Artemis Inches Closer To Big Rock Win

It’s nail-biting time for the leaders of the 50th annual Big Rock Blue Marlin Tournament.

Big Rock anglers hooked and released several dozen more Blue Marlins on Friday but none were worthy of bringing back to scale.

That means the Artemis, a Charleston, S.C. boat, maintains its tournament lead heading into the final day of the competition. If the Artemis crew can hold this lead one more day, they’ll receive $708,400 from the Big Rock’s $1,854,575 purse.

Artemis grabbed the Big Rock lead late Monday when Captain David ‘Bucky’ Copleston, Charleston, S.C., and angler Darryl Reyna, Mt. Pleasant, S.C., motored up to the Big Rock scales around 11:30 p.m. with a 640-pound blue marlin. While Reyna’s catch would have won 8-of-10 previous Big Rocks, the large number of blue marlin releases this year – 76 through Thursday – foreshadows the probability that larger blue marlin are somewhere nearby.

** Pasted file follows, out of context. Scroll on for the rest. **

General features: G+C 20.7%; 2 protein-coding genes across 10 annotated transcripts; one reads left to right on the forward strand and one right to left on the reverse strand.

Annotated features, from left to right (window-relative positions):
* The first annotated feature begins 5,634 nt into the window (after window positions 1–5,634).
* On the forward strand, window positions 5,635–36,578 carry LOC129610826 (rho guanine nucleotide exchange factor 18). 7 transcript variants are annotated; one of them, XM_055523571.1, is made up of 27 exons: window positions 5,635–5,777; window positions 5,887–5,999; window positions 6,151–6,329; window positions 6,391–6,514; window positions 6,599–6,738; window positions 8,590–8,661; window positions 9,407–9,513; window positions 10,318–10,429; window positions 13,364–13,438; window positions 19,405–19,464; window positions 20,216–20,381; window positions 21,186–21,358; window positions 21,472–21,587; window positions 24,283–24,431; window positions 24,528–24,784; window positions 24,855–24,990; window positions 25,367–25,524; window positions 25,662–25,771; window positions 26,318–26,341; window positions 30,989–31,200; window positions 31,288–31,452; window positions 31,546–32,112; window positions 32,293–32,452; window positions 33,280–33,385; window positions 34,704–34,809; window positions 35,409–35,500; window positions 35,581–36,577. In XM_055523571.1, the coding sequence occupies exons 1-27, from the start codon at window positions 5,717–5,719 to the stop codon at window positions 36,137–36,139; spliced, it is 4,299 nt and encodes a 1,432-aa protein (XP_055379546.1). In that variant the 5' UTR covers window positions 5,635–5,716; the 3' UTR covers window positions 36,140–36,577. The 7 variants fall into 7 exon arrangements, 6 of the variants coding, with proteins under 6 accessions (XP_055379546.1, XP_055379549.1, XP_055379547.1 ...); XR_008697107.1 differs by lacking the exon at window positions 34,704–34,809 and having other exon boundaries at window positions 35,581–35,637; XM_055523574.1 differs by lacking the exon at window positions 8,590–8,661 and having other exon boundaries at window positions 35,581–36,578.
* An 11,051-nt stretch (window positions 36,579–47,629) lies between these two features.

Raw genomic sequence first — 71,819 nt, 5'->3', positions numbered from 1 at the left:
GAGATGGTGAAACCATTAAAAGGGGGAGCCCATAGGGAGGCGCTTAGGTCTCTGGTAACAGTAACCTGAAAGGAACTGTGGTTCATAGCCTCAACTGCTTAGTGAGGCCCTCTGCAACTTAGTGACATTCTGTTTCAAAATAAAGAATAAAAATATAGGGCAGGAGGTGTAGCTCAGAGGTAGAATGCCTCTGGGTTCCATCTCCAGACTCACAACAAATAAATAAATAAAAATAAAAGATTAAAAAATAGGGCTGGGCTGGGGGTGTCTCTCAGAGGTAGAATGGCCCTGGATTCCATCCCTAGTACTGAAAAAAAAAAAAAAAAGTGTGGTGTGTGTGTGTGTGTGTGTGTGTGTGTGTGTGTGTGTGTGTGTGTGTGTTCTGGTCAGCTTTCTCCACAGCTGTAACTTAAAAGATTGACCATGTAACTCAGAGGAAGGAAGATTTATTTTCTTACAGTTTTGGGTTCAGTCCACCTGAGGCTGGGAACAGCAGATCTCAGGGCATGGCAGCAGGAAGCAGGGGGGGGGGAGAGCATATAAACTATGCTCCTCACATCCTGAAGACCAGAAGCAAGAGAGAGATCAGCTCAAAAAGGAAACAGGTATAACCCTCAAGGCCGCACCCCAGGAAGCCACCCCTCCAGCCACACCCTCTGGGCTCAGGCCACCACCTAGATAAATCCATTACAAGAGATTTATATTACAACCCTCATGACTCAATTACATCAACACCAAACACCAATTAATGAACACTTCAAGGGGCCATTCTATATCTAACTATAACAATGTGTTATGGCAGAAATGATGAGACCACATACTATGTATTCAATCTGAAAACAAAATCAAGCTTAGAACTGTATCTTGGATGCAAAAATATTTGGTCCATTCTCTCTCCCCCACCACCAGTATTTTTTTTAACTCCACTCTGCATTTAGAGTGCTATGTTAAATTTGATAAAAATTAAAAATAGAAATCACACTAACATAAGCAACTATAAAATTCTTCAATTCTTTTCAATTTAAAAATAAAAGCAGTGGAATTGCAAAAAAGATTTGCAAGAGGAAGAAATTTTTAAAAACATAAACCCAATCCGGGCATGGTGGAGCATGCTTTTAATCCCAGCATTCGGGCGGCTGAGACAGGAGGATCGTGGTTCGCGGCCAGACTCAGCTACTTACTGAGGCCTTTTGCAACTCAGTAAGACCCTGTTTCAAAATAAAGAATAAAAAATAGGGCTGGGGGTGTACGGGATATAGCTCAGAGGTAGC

Artemis – named after the Greek Goddess of the Hunt – finds itself being the hunted.

Melina, captained by William Frisch, Moorestown, N.J., holds second place with the 555.5-pound blue marlin that was reeled in Monday afternoon by Dave Yeager of Medford, N.J. The lady Lou V, captained by Paul Spencer of Manns Harbor, is in third place with a 553.5-pound blue marlin landed early Wednesday by angler/boat owner Jose Valdes of San Juan, Puerto Rico.

The Wrightsville Beach-Based Tuna Trappe III, captained by Brian Smith, Wilmington, captured the event’s $386,750 prize for landing the first billfish weighing more than 500 pounds. Tuna Trappe III angler John Lancaster, Raleigh, reeled in a 537-pound blue marlin early Monday to capture the tournament’s 50th anniversary special prize.

From the very beginning, the crew of the Artemis has been worried that bigger fish are “out there.” Reyna indicated as much when he addressed the media shortly after his catch was weighed.

“There are a lot of good crews fishing the Big Rock and there probably are some bigger fish in the area,” Reyna said Monday after his 3.5 hour fight put Artemis in the lead. “It feels good to be in first place, but we really need to go out and catch a bigger blue marlin. I’d rather it be us than somebody else.”